By Collin Breaux
The backlash against ongoing mask mandates for California students is continuing in the Capistrano Unified School District—this time, with students directly involved.
A number of students at Dana Hills High School demonstrated against mask requirements on Tuesday, Feb. 22, when they went to enter their classrooms without a mask.
Of the 15 students who took part in the demonstration, 10 were sent home, and the other five returned to class, according to CUSD. The students who went home were considered an unexcused absence. None of the students was disciplined.
Steve Sprague, a parent of one of the student demonstrators, said his child has become frustrated with having to wear masks. After receiving a text from his kid about the demonstration, Sprague said he supported the decision as long as his child was respectful—and told his kid that actions have consequences.
Children watched adults not wearing masks at the recent Super Bowl in Los Angeles, even though students still have to wear masks while indoors on school campuses, Sprague said. Mask requirements have recently been lifted for fully vaccinated individuals in California, though they are still in place for school settings, as required by the California Department of Public Health.
“The kids really have zero recourse as a student,” Sprague said. “Why do we have different rules for kids?”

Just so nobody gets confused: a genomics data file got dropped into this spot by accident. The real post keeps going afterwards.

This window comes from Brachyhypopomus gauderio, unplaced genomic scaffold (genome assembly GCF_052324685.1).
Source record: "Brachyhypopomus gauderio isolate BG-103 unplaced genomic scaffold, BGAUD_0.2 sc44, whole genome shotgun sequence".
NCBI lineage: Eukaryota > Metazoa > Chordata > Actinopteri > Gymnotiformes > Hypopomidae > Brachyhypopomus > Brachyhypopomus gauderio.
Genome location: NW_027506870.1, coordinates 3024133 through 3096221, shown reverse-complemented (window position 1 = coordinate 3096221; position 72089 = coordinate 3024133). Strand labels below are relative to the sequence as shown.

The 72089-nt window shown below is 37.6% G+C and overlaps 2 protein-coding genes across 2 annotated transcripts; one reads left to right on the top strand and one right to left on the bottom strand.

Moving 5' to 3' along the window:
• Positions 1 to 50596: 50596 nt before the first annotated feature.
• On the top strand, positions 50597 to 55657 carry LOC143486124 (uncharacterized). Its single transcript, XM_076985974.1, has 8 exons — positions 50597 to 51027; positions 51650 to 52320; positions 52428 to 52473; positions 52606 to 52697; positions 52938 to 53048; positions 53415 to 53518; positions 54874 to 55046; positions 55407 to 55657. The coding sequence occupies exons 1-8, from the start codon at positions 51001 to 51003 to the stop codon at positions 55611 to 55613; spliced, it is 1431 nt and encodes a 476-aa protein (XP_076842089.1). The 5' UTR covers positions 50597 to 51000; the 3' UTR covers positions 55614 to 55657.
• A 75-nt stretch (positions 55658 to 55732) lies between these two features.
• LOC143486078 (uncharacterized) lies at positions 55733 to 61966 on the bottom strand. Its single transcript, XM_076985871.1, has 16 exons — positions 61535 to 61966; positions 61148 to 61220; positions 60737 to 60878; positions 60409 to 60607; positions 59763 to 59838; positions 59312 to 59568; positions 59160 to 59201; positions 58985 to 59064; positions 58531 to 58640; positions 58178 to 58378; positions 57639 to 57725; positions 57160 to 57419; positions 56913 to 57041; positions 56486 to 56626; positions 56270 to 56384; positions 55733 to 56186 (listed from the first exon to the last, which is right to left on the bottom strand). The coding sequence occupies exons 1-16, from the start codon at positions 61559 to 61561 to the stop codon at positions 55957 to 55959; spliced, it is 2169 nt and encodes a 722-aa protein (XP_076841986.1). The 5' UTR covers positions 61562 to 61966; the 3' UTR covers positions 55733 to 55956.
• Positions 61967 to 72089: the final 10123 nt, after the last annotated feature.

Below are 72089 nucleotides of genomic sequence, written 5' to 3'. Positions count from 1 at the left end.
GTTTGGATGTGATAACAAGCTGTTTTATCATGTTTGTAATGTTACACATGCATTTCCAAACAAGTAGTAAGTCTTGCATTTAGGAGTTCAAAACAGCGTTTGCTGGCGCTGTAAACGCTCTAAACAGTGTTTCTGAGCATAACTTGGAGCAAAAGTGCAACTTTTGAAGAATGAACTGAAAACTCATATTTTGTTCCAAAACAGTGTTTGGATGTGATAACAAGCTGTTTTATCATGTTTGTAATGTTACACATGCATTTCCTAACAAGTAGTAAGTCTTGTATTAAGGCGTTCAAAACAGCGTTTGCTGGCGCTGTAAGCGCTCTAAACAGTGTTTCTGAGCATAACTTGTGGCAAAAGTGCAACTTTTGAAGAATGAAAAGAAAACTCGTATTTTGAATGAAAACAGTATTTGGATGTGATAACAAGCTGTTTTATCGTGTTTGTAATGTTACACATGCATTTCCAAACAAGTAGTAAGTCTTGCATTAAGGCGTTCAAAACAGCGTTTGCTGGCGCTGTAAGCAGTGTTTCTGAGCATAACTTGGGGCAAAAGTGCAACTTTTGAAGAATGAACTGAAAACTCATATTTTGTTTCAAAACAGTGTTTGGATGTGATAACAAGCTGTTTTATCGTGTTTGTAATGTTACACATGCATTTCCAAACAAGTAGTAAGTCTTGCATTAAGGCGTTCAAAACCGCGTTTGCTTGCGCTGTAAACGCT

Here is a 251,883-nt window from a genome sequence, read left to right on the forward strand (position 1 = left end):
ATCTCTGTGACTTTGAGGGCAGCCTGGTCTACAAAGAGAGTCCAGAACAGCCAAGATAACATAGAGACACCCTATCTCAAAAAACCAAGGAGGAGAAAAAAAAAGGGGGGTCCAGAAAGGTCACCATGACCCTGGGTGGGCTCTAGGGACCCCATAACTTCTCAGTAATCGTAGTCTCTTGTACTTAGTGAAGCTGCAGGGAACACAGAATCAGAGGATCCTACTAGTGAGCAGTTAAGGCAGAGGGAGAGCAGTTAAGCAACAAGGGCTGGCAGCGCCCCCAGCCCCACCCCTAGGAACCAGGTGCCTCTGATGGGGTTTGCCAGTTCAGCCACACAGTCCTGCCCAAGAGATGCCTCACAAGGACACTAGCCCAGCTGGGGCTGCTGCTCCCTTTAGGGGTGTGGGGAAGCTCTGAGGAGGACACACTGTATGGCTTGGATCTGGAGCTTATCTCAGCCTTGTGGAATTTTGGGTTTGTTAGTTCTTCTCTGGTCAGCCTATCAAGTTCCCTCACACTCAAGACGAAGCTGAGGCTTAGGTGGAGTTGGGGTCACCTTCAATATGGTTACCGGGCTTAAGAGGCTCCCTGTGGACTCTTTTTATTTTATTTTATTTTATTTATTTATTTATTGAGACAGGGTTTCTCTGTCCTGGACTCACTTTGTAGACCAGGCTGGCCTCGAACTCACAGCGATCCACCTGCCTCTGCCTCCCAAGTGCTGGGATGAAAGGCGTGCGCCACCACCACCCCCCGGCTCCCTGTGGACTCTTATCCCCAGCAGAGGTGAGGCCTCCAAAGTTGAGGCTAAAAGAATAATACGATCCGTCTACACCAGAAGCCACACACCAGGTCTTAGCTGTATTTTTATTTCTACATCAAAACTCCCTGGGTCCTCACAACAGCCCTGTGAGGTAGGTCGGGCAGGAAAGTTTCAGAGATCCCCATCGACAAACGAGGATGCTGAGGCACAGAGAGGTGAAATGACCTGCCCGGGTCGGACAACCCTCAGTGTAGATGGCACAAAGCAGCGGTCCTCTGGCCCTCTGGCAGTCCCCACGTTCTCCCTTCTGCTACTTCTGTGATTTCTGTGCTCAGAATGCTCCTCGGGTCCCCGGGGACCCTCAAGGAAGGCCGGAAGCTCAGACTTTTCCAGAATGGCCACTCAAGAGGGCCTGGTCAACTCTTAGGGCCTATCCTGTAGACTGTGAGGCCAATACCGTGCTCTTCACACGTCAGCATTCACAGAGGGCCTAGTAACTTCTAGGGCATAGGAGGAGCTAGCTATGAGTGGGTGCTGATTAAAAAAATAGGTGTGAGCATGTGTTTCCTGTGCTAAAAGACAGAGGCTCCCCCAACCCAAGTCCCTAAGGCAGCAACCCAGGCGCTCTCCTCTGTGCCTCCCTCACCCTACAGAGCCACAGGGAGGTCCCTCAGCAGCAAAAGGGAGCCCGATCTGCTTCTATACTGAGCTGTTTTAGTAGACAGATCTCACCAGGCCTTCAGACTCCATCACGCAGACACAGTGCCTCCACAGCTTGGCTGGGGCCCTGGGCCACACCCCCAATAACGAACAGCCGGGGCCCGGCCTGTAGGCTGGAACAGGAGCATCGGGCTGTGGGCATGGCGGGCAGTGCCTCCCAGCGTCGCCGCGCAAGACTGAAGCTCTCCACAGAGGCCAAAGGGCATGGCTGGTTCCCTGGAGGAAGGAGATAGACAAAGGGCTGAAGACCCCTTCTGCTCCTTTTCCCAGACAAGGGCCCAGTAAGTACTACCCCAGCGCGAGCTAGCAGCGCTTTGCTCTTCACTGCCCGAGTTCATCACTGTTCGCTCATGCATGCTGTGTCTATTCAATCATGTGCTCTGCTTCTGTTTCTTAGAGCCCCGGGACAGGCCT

Dana Hills High Principal Brad Baker referred a request for comment to CUSD spokesperson Ryan Burris. Burris said there have been various mask protests at school sites across the district since the beginning of February. A similar demonstration also recently took place at San Juan Hills High School.
“Comparing Dana Hills, there have been smaller and larger protests—some before school, and some during school—at various school sites across the District,” Burris said.
If a student arrives at school without an appropriate facial covering, the school or district will provide one.
“If a student declines to wear one, we will contact a parent or guardian to pick up their child from school, unless the student is 18 (they don’t need a parent or guardian),” Burris said in an email. “The absence is marked as an unexcused absence.”
Numerous demonstrations against masks and pandemic restrictions by parents and students have also occurred during CUSD Board of Trustee meetings over the past two years. Some CUSD officials have emphasized that while they recognize and empathize with parents and students, they must follow state guidelines.
State officials have said they will revisit student mask requirements on Monday, Feb. 28—possibly signaling that the mandate will be lifted.
Sprague said his son wonders what voice he and his fellow classmates have as students. When asked his feelings on student mask requirements, Sprague said the policy made sense in the early days of the COVID-19 pandemic, when the public initially knew less about the virus.
“There’s events like indoor basketball games, and the masking is arbitrary,” Sprague said. “Some wear it. Some don’t. It’s not enforced.”
Whether someone wears a mask should be a choice, since everyone has different circumstances, said Sprague, who added that his son does wear a mask when around a teacher who has medical concerns.
“There’s no perfect answer to this,” Sprague said.
Collin Breaux covers San Juan Capistrano and other South Orange County news as the City Editor for The Capistrano Dispatch. Before moving to California, he covered Hurricane Michael, politics and education in Panama City, Florida. He can be reached by email at firstname.lastname@example.org.